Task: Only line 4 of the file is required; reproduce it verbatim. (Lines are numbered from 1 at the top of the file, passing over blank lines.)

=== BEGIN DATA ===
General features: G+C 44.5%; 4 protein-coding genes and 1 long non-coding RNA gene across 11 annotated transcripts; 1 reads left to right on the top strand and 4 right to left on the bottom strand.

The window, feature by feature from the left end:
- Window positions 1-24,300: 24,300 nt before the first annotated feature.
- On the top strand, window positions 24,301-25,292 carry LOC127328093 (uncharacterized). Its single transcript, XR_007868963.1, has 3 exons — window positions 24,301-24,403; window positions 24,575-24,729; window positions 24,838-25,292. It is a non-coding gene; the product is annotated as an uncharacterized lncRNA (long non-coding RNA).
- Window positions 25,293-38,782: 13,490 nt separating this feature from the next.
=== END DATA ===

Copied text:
- On the top strand, window positions 24,301-25,292 carry LOC127328093 (uncharacterized). Its single transcript, XR_007868963.1, has 3 exons — window positions 24,301-24,403; window positions 24,575-24,729; window positions 24,838-25,292. It is a non-coding gene; the product is annotated as an uncharacterized lncRNA (long non-coding RNA).